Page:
AVALON, Calif. (AP) — A Santa Catalina Island museum has opened an exhibit on a self-styled archaeologist who dug up hundreds of local American Indian graves and made a tourist trap out of their bones.
The exhibit on Ralph Glidden that opened over the weekend at Catalina Island Museum features an introduction that says he, through his unscientific plundering, disregarded "the sanctity of human remains" and inflicted "near-permanent damage" on research into local Native American life.
The showing does not include human remains.
Holocaust museums examine "similar issues: the genocide of a people, the desecration of their graves and the lack of respect for the sacredness of their remains," Executive Director Michael De Marsche told the Los Angeles Times (http://lat.ms/18ExDvs ).
The exhibit includes necklaces and other artifacts of the Tongva Indians who once lived on Catalina and the other Channel Islands.
In the 1920s and 30s, the self-proclaimed professor was hired by a foundation to excavate Native American graves. He dug up hundreds and obtained thousands of objects, many of which went to prestigious museums. They included bone flutes, war clubs and arrowheads, cooking stones used to boil soup in baskets and beads that were used as currency.
He also built an island museum that incorporated Native American bones as architectural elements, including windows edged with finger and toe bones, leg and arm bones as shelf brackets and ceiling panels decorated with vertebra and shoulder blades.
Jeanne Hill, 89, of Avalon recalled hiking up a hill to the museum in the 1930s and paying 35 cents to get inside.
"It was scary, very scary," Hill told the Times (http://lat.ms/19jy5Ne). "Bones piled up all over the place. One skull had a light on in it."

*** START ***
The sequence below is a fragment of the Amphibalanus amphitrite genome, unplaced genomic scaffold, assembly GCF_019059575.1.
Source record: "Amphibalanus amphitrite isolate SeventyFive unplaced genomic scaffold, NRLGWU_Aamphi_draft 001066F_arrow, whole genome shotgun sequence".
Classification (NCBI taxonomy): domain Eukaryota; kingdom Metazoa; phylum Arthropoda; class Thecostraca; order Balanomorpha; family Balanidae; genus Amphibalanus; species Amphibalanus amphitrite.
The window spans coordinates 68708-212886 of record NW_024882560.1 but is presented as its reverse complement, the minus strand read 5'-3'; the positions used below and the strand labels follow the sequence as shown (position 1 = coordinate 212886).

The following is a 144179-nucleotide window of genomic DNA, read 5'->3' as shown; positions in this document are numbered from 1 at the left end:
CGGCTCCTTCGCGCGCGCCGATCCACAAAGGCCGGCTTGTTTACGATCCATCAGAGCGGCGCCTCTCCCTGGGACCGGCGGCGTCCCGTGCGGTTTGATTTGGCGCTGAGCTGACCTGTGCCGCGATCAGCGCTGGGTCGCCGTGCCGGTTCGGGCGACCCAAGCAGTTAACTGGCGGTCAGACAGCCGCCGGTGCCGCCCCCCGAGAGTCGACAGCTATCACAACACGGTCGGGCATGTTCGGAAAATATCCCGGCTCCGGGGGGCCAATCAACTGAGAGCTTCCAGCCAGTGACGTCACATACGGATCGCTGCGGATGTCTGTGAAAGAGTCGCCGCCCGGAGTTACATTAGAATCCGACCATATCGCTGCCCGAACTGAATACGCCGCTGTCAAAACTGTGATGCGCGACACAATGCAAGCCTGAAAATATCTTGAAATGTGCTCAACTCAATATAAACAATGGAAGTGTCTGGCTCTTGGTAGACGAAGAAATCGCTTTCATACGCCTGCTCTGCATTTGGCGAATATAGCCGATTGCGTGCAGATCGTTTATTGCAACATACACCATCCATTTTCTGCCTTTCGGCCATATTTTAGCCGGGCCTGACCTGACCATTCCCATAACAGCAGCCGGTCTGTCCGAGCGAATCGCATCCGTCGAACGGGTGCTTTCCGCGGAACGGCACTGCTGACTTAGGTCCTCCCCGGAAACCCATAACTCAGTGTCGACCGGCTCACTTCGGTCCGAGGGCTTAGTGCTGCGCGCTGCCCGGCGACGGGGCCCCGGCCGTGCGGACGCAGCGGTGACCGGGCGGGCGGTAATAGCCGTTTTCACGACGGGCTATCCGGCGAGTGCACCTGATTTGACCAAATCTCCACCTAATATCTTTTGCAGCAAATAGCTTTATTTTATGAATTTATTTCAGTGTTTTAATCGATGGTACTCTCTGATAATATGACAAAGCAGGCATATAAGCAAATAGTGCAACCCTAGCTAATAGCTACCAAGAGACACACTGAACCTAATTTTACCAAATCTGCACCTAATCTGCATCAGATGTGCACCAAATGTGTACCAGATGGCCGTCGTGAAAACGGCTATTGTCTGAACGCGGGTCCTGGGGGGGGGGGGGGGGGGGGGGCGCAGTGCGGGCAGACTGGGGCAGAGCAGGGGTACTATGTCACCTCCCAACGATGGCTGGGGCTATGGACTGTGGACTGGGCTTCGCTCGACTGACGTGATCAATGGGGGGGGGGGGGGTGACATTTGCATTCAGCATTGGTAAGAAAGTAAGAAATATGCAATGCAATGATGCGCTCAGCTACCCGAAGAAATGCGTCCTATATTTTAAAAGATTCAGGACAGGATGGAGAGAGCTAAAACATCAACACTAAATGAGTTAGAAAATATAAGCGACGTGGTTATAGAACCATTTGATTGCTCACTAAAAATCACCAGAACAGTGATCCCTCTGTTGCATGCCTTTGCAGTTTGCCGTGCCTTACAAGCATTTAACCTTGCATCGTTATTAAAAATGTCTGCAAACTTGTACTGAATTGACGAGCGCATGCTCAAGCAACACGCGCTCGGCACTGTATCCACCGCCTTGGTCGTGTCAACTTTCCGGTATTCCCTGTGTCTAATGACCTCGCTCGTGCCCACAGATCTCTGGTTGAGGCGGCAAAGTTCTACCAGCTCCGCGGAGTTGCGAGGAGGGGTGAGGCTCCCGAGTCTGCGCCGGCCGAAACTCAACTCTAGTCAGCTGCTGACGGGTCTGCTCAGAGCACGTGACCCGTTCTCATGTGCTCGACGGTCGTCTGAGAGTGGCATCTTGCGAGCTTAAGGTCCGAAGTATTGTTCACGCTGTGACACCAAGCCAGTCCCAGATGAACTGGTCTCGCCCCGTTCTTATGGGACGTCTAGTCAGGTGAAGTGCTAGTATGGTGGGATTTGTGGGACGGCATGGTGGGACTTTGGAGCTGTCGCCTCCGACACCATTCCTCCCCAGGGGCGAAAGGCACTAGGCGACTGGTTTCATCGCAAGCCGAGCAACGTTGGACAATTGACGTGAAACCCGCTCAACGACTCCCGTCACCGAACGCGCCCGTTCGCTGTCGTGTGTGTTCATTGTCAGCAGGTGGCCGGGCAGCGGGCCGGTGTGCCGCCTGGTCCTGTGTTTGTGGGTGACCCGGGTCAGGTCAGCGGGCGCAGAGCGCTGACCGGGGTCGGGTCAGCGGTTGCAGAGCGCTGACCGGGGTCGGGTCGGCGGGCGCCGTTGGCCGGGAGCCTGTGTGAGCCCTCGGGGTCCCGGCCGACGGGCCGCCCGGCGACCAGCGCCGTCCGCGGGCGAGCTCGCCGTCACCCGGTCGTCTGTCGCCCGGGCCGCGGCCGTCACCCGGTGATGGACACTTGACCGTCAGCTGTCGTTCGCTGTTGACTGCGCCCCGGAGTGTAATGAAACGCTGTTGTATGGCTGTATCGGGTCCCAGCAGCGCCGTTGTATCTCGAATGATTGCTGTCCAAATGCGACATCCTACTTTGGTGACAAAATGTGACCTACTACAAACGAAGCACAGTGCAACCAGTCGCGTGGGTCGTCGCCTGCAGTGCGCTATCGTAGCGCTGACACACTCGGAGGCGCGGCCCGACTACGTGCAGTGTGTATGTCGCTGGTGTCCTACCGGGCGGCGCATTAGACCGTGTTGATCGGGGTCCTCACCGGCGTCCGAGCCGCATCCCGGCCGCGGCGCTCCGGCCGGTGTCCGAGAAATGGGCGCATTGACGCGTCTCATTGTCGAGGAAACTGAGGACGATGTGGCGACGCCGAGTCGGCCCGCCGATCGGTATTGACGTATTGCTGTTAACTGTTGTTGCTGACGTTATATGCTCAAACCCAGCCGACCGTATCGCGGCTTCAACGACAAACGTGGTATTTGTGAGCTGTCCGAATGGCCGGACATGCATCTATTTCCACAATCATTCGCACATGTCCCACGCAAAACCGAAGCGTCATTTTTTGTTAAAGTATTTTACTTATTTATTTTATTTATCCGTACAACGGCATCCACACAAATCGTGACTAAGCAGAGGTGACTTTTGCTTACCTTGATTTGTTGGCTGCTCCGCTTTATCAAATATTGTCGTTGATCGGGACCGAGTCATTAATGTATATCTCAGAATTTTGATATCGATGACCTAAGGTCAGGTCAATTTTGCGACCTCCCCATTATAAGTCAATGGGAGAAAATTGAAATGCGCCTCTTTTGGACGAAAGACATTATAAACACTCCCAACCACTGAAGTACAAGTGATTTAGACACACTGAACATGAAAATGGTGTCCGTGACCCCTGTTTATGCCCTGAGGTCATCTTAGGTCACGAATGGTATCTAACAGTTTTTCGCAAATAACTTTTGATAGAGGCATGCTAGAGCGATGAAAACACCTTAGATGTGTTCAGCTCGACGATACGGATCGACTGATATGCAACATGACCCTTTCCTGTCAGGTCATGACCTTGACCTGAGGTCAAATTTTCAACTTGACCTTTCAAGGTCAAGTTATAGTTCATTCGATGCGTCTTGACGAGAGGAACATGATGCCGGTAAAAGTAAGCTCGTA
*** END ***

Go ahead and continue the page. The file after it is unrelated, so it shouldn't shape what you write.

"The fact that he treated skeletal remains as something titillating, and felt justified in doing so because they were Native American — and not Caucasian or European — is as grotesque as it is inescapable," the exhibit introduction says.
Glidden was often short of money but relentlessly self-promoting. His finds and museum made headlines, especially after he claimed to have found a stone urn containing the skeleton of a girl — possibly a princess — surrounded by the buried skeletons of 64 children and a 7-foot-8 man.
Glidden claimed to have obtained proof that a fair-skinned, fair-haired race of giants lived on the island some 3,000 years earlier.
Although most of the claims were suspect, the urn was displayed at his museum until it closed in 1950.
After Glidden's death in 1968, his collection was bought and donated to the current museum, which still has the artifacts. Hundreds of skulls and bones and thousands of teeth were moved to the University of California, Los Angeles.
The exhibit was prompted by curator John Boraggina's rediscovery last year of Glidden's letters, photographs and writings in a backroom.